Seized food auctioned off outside courthouse

Saturday morning’s Judicial Administration auction in the courthouse parking lot, disposing of a shipping container full of dry and frozen foods, started a little late, but the attending bailiffs anticipated a resounding success.

Lest anyone imagine the Honorable Chief Justice or the venerable Judges of the Grand Court mounting the dais to retail cases of frozen chicken to bargain-hunters, Josen Ebanks and his fellow bailiffs were on hand to conduct the sales, seeking to recover “a couple of thousand dollars.”

“Me and the other bailiffs will be the auctioneers,” Mr. Ebanks said, as the event opened at 9 a.m., a little behind schedule as the courthouse crew “had some difficulties this morning with the generators.”

The generators, of course, were crucial to the operation, which was to put out to public auction a container of food seized by the courts “sometime in the first quarter, maybe as late as May,” Mr. Ebanks said, recalling the short history of the affair.

A small Thursday-morning classified newspaper advertisement listed the items for sale, insisting that “everything must go!”: “Frozen items sold ‘as is’; young chicken thighs (boneless and skinless) 40lb box, pizza crust, chicken wings (party size) 40lb box, toufayan wraps, mixed vegetables, frozen tilapia, Carolina pork ribs.”

“Well, sometimes we have to seize goods and then hold an auction,” said Court Administrator Kevin McCormac. He acknowledged that foodstuffs were a little unusual, the more commonplace being “furniture, clothing, electrical items,” a roster of household and industrial miscellany.

But Saturday’s efforts to dispose of frozen and dry food were not unprecedented: “You don’t expect, really, to have more than one or two auctions per year; it depends on court proceedings and schedules, but this is the second [food] auction,” he said.

The first was earlier this year, nearer the time of the original seizure of the container.

“We sold part, but not all” of the merchandise, he said.

The seizure came in the wake of dispute in which a U.S. food importer shipped a container to a Cayman Islands wholesaler. Neither Mr. McCormac nor Mr. Ebanks would name the companies, but both agreed it was the local business “who had not paid a supplier,” the court administrator said.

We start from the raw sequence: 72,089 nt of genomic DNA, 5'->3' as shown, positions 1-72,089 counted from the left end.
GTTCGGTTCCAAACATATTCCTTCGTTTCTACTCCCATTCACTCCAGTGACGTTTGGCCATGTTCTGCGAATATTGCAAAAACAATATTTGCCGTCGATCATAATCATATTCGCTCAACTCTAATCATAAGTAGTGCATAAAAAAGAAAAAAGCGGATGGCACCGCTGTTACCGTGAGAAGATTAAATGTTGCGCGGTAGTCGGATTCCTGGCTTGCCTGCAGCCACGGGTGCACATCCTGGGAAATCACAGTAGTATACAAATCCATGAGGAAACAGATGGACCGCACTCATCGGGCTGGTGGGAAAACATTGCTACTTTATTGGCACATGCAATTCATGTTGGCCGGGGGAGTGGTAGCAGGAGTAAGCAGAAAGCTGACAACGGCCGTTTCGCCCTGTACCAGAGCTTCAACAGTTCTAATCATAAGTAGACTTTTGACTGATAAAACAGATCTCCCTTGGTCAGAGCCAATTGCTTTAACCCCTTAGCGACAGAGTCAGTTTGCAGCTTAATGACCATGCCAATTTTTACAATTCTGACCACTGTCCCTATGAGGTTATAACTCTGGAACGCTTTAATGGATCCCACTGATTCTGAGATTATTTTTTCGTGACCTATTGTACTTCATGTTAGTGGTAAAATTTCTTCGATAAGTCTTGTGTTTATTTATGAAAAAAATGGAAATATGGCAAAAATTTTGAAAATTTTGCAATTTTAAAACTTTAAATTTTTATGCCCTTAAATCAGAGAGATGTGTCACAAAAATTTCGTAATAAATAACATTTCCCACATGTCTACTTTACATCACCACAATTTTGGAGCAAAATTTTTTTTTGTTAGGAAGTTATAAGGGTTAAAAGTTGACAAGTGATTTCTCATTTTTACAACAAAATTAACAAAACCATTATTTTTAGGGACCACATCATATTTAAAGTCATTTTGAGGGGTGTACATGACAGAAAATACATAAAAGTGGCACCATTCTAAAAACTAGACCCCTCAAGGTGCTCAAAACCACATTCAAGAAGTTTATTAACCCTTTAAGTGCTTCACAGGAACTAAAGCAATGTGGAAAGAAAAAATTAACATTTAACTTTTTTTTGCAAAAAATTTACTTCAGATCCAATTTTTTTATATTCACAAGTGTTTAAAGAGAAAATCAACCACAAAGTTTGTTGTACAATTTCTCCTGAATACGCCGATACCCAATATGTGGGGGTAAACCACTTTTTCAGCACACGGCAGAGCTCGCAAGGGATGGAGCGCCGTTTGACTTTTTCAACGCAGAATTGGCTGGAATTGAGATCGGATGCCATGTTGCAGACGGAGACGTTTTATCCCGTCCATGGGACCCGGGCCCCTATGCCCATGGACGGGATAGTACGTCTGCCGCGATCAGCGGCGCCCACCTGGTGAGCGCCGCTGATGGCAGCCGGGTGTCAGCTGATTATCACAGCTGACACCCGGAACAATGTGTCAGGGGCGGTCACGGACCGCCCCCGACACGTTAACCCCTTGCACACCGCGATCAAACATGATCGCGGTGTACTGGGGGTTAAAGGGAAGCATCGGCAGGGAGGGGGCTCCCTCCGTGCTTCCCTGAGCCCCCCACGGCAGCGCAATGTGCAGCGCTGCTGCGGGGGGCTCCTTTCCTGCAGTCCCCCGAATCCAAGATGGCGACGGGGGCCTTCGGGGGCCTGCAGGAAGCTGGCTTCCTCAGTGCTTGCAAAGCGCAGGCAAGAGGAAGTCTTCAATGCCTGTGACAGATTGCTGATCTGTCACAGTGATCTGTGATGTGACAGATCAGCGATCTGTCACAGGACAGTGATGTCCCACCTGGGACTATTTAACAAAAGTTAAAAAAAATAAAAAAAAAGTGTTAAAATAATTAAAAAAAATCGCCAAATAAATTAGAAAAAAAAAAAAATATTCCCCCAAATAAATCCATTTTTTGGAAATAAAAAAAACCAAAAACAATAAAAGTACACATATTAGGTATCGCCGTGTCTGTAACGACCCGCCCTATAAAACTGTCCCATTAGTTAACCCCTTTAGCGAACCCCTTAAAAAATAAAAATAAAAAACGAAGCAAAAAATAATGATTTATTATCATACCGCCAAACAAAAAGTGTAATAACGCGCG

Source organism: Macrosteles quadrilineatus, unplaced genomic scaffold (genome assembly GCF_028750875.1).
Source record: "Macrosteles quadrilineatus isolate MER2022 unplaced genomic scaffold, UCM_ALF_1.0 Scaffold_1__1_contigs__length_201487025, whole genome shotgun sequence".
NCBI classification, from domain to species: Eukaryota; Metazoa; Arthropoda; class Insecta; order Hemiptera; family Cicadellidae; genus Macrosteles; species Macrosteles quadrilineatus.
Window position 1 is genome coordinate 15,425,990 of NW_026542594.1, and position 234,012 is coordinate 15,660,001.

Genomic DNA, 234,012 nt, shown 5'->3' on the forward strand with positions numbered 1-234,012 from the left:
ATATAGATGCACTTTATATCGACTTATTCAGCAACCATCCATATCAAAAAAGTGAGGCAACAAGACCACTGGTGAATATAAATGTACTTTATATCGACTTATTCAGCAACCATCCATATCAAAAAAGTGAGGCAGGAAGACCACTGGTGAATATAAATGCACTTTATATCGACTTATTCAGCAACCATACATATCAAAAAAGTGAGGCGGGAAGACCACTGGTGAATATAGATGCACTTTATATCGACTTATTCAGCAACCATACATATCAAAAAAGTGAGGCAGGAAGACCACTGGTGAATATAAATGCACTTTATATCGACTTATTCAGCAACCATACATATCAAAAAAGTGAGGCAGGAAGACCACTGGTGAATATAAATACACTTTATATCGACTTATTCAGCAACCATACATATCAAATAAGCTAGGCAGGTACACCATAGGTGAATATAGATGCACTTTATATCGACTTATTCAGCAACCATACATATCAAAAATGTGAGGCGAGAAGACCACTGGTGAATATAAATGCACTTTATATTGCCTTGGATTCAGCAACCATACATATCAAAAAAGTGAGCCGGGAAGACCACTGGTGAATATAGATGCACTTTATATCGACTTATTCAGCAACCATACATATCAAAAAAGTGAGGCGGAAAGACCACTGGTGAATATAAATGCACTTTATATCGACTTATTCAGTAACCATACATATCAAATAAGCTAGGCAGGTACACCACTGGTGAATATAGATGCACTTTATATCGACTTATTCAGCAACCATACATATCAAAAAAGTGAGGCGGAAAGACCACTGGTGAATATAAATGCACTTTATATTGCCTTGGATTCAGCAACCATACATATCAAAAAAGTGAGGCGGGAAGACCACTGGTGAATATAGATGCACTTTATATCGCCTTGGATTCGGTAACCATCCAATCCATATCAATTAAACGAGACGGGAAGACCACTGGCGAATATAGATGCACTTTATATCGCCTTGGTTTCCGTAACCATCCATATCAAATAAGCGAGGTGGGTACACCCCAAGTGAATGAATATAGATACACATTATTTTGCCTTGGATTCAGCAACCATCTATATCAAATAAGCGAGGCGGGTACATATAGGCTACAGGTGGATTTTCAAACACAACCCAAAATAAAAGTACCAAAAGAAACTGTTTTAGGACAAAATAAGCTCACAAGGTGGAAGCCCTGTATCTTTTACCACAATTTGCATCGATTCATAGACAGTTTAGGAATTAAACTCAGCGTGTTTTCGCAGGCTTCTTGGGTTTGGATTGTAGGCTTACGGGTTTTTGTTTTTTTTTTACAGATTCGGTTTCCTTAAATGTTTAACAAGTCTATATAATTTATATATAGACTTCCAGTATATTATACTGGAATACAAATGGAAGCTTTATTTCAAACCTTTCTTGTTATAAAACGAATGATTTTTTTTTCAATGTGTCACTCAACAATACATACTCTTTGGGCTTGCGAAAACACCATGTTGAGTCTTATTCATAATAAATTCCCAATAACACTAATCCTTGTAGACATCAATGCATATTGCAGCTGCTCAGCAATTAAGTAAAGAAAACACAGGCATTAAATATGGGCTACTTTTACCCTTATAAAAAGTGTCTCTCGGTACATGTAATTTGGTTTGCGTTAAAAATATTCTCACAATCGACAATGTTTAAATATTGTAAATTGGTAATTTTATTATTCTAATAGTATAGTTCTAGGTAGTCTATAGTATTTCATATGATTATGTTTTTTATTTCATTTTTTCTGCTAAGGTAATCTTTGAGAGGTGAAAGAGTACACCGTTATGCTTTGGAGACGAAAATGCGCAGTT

“These things are usually over non-payment,” Mr. Ebanks agreed. He declined to be any more precise about the sum.

While it was difficult to predict who might be interested in the sale, Mr. McCormac said, he expected “a very variable group, a typically full mix of people using it for domestic consumption and those selling commercially.

“Restaurants are a little cautious, understandably, if selling it on to other people.”

While he was reluctant to say what the Judicial Administration might do with the revenues, indications are they will help pay off the U.S. supplier. “Our obligation is to conduct the auction for the highest bidder,” Mr. McCormac said. “There is no reserve on any of the items so we are sure they’ll sell.”

The government, however, will recoup its expenses: “The bailiff’s office gets a portion of the funds, for handling, advertising and our efforts,” Mr. Ebanks said.

Pricing, he said, was based on average wholesale costs for each category of merchandise. “We have, let’s say, a case of frozen white-meat chicken. It sells for, let’s say, $20 at Progressive Distributors. We will sell it, then, for $20. We can’t really go much lower or higher than that.”

Both agreed that auctioning this particular merchandise presented unique problems – from ensuring safety to guaranteeing freshness and even determining fair pricing.

“The frozen food has been in a refrigerated container, and there has to be refrigeration on-site. The food is taken straight out of the freezer,” Mr. McCormac said. He quickly countered any notions that the courthouse might have an enormous freezer on its premises awaiting the auction.

“We are using a container at the port,” he said, pointing out that the quantities involved were “quite significant, more than you would want to keep in your home.” Any foodstuffs left unsold, Mr. Ebanks said, would be addressed in the coming days, if quickly: “We’ll have to make that decision afterwards. We haven’t answered the question yet, but we’ll sit down and decide.”